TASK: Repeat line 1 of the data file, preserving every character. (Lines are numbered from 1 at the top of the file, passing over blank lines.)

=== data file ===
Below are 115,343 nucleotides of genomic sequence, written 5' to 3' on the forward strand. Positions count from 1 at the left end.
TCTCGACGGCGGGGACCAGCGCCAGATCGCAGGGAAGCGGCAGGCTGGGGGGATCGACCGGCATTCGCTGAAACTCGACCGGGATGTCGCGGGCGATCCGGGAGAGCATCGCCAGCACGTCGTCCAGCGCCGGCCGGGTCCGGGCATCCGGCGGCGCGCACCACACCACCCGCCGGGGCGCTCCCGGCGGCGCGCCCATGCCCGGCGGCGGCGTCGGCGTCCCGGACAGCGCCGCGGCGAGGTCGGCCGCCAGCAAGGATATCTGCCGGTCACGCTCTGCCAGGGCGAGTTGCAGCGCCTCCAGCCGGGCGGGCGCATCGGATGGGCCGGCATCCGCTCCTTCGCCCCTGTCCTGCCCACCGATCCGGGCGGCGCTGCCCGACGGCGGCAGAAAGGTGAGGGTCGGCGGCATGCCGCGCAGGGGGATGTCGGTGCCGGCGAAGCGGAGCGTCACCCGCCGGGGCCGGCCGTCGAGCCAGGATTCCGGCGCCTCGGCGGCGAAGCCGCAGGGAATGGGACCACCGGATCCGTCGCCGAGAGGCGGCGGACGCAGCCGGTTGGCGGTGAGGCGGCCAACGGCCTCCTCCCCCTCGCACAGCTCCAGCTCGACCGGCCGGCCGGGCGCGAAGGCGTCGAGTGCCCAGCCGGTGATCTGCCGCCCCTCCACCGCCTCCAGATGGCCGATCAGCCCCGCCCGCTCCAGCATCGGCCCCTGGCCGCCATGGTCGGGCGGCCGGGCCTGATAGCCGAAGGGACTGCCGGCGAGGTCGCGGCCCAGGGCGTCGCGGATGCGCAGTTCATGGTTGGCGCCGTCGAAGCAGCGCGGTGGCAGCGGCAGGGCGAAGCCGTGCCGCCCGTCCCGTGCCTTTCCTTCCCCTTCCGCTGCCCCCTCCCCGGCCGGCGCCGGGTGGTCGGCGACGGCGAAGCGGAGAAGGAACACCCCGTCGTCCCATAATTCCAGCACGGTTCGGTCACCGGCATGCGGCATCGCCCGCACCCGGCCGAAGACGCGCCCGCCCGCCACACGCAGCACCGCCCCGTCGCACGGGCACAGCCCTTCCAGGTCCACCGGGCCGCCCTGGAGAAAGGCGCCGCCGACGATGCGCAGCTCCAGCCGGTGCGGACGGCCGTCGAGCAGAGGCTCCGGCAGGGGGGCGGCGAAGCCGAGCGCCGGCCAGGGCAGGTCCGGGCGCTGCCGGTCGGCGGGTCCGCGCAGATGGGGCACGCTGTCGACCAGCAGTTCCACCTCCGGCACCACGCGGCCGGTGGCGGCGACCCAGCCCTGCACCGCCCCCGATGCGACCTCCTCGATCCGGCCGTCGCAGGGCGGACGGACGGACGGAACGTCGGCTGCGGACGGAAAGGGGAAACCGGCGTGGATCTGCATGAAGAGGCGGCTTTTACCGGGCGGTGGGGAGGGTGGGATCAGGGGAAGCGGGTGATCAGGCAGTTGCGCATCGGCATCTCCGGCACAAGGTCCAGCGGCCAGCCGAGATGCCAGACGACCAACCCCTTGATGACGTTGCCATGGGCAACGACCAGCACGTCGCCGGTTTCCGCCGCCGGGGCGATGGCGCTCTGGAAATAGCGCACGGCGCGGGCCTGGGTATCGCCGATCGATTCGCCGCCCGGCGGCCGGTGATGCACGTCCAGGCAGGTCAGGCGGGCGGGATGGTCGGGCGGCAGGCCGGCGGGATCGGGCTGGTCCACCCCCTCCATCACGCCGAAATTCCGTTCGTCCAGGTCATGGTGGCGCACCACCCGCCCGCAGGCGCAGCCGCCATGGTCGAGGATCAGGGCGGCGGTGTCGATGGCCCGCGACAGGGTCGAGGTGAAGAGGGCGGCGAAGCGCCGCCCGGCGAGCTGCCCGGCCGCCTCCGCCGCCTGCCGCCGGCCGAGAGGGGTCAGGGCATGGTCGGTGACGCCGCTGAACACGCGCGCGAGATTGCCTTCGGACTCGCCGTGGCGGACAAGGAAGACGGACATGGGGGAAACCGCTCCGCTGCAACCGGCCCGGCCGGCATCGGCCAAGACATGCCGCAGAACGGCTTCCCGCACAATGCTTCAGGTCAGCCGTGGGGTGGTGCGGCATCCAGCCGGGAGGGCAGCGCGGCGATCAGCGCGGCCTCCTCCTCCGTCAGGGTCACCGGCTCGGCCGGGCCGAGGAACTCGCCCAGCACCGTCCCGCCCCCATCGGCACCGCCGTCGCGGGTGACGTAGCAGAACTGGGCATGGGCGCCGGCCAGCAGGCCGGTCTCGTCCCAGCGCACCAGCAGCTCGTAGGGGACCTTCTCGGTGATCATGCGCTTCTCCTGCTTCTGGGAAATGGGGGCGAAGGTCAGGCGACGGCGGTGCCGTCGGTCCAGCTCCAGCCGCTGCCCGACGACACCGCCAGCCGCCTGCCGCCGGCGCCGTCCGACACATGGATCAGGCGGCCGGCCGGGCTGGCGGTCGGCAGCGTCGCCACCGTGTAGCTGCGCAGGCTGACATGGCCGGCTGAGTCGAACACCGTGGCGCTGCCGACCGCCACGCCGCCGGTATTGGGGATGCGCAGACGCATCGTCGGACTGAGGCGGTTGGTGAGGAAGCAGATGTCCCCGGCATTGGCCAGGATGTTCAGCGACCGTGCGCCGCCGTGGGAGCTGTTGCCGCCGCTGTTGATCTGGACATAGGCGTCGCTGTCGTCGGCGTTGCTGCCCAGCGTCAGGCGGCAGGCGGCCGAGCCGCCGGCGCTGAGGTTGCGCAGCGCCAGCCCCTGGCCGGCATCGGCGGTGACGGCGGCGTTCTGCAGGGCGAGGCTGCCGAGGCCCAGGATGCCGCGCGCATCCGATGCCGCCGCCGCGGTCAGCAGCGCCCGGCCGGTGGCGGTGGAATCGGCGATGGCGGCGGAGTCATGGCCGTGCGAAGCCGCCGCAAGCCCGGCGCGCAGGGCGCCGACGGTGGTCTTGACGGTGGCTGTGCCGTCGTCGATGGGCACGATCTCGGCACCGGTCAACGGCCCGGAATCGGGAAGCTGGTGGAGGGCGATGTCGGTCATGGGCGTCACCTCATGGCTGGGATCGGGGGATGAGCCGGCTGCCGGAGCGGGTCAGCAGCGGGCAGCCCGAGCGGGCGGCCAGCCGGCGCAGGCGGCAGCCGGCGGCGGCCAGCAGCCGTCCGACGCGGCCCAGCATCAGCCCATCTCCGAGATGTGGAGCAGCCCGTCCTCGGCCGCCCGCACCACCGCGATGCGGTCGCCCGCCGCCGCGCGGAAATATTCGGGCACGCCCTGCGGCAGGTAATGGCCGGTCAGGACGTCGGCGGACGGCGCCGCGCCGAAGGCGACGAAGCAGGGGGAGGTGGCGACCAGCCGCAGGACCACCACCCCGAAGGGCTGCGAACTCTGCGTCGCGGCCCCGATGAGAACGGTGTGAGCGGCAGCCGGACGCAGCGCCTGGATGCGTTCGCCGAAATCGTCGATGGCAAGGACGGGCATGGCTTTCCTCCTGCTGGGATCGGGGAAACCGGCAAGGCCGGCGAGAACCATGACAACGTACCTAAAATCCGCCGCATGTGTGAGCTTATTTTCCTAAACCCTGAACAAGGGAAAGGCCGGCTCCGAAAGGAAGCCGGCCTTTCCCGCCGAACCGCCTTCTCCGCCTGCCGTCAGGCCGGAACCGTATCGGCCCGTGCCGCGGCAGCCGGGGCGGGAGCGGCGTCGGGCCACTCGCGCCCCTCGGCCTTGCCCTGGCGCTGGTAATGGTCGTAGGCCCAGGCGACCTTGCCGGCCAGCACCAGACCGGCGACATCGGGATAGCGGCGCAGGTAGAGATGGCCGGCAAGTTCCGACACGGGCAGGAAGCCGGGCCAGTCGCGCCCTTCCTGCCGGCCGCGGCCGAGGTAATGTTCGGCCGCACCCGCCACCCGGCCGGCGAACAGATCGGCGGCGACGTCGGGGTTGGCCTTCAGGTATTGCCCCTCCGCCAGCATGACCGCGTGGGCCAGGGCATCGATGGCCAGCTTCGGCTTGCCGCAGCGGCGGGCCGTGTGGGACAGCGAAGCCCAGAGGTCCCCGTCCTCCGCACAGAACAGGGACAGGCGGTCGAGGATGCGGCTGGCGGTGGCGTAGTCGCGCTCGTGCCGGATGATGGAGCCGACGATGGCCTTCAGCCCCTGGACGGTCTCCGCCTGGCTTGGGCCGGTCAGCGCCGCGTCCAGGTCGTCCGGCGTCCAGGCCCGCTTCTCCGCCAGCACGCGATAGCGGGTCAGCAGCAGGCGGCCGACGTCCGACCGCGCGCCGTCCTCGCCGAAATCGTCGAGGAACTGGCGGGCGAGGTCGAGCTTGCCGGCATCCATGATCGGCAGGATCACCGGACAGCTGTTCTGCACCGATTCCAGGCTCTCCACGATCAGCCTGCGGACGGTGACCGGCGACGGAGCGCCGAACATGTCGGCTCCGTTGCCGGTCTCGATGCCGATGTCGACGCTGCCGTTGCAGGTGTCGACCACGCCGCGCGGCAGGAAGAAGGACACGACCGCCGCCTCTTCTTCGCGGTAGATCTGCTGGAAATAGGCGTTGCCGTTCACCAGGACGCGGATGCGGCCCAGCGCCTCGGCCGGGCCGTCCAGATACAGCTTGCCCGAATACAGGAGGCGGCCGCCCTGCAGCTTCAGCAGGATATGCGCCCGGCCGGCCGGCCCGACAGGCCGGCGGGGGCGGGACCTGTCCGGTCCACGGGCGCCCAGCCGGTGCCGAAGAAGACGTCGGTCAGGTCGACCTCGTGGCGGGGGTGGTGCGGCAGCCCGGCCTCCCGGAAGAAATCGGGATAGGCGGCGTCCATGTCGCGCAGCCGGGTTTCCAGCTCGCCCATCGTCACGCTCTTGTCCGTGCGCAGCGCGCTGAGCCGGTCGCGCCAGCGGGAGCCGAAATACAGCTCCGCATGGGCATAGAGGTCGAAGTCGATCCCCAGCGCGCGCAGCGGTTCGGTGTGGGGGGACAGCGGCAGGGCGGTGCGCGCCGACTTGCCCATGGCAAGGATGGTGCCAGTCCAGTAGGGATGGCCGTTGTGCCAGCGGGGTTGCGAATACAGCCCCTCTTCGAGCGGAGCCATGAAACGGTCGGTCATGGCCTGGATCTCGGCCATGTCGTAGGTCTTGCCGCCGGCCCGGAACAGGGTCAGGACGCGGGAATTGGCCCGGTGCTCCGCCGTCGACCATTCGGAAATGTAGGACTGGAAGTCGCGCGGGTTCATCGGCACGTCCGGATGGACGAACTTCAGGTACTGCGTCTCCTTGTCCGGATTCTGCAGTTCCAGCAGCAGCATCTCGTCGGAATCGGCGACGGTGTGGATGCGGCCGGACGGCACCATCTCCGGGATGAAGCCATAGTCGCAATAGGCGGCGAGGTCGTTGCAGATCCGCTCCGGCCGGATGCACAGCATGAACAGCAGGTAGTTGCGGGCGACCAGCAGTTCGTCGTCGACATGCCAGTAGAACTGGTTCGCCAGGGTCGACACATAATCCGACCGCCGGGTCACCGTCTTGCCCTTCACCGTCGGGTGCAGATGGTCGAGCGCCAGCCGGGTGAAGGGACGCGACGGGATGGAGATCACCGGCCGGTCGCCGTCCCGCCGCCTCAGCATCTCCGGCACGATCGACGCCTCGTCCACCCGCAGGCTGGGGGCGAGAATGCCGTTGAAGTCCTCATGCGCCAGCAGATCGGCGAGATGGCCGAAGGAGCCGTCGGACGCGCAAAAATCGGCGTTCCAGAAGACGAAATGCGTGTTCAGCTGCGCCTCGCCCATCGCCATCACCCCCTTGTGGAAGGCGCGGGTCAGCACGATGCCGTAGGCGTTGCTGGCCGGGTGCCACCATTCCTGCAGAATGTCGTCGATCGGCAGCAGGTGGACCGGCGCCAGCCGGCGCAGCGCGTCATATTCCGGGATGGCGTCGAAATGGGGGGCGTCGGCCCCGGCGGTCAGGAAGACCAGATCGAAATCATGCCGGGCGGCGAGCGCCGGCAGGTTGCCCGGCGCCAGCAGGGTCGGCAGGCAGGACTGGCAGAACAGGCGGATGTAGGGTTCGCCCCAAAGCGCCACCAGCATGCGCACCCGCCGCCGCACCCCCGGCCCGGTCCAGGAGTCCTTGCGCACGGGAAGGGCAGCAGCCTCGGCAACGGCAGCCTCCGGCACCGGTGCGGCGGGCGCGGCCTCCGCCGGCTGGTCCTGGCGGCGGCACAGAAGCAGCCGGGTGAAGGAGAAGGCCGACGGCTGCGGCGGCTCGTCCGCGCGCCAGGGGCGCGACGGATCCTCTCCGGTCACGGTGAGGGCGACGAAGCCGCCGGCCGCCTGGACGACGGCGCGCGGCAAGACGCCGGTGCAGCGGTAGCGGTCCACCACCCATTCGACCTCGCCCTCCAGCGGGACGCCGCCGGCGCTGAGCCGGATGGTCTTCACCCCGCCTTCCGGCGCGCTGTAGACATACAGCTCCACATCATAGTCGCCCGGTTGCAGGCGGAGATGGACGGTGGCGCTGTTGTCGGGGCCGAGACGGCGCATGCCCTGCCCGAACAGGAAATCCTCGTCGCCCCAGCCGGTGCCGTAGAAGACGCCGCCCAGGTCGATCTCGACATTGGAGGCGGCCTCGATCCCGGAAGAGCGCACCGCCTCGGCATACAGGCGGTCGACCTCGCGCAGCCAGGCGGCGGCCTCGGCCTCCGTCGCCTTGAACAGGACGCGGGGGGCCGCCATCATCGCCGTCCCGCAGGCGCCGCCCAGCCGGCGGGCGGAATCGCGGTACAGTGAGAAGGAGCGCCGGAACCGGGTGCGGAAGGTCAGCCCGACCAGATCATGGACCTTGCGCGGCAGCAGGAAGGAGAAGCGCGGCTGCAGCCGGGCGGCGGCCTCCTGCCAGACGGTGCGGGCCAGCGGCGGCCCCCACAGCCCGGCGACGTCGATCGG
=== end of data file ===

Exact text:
Below are 115,343 nucleotides of genomic sequence, written 5' to 3' on the forward strand. Positions count from 1 at the left end.